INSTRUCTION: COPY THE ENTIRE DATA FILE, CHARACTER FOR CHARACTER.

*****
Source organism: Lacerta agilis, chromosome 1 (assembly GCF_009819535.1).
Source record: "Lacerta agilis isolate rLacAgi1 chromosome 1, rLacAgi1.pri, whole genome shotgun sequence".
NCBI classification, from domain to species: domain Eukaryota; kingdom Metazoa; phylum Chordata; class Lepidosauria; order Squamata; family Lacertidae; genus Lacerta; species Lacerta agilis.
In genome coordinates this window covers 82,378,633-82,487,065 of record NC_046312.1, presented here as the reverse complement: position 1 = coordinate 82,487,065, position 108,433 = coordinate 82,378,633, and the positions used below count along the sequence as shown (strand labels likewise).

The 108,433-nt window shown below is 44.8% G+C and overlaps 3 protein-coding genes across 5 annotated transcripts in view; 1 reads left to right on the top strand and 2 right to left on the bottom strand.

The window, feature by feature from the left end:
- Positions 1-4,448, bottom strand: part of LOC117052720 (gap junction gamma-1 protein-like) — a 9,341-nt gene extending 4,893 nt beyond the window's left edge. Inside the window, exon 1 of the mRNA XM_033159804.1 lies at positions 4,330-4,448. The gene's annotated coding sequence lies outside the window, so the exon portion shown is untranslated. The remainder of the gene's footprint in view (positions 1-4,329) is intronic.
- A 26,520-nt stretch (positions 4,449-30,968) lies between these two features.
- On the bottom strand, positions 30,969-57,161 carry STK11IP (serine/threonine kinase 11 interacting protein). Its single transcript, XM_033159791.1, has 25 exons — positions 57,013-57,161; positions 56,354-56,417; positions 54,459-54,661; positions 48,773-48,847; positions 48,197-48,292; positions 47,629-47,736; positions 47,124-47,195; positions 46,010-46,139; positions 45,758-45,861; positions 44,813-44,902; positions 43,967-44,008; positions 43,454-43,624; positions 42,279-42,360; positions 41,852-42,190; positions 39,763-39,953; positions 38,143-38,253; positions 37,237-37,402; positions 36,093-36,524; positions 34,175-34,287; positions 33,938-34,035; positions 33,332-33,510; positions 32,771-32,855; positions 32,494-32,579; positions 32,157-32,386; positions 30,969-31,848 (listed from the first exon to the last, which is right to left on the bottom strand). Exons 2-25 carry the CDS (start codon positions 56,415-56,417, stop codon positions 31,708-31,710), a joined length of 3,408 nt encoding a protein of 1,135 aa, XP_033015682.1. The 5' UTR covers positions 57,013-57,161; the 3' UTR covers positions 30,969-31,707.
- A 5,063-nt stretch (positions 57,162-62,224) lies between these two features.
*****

Source organism: Lacerta agilis, chromosome 1 (assembly GCF_009819535.1).
Source record: "Lacerta agilis isolate rLacAgi1 chromosome 1, rLacAgi1.pri, whole genome shotgun sequence".
NCBI classification, from domain to species: domain Eukaryota; kingdom Metazoa; phylum Chordata; class Lepidosauria; order Squamata; family Lacertidae; genus Lacerta; species Lacerta agilis.
In genome coordinates this window covers 82,378,633-82,487,065 of record NC_046312.1, presented here as the reverse complement: position 1 = coordinate 82,487,065, position 108,433 = coordinate 82,378,633, and the positions used below count along the sequence as shown (strand labels likewise).

The 108,433-nt window shown below is 44.8% G+C and overlaps 3 protein-coding genes across 5 annotated transcripts in view; 1 reads left to right on the top strand and 2 right to left on the bottom strand.

The window, feature by feature from the left end:
- Positions 1-4,448, bottom strand: part of LOC117052720 (gap junction gamma-1 protein-like) — a 9,341-nt gene extending 4,893 nt beyond the window's left edge. Inside the window, exon 1 of the mRNA XM_033159804.1 lies at positions 4,330-4,448. The gene's annotated coding sequence lies outside the window, so the exon portion shown is untranslated. The remainder of the gene's footprint in view (positions 1-4,329) is intronic.
- A 26,520-nt stretch (positions 4,449-30,968) lies between these two features.
- On the bottom strand, positions 30,969-57,161 carry STK11IP (serine/threonine kinase 11 interacting protein). Its single transcript, XM_033159791.1, has 25 exons — positions 57,013-57,161; positions 56,354-56,417; positions 54,459-54,661; positions 48,773-48,847; positions 48,197-48,292; positions 47,629-47,736; positions 47,124-47,195; positions 46,010-46,139; positions 45,758-45,861; positions 44,813-44,902; positions 43,967-44,008; positions 43,454-43,624; positions 42,279-42,360; positions 41,852-42,190; positions 39,763-39,953; positions 38,143-38,253; positions 37,237-37,402; positions 36,093-36,524; positions 34,175-34,287; positions 33,938-34,035; positions 33,332-33,510; positions 32,771-32,855; positions 32,494-32,579; positions 32,157-32,386; positions 30,969-31,848 (listed from the first exon to the last, which is right to left on the bottom strand). Exons 2-25 carry the CDS (start codon positions 56,415-56,417, stop codon positions 31,708-31,710), a joined length of 3,408 nt encoding a protein of 1,135 aa, XP_033015682.1. The 5' UTR covers positions 57,013-57,161; the 3' UTR covers positions 30,969-31,707.
- A 5,063-nt stretch (positions 57,162-62,224) lies between these two features.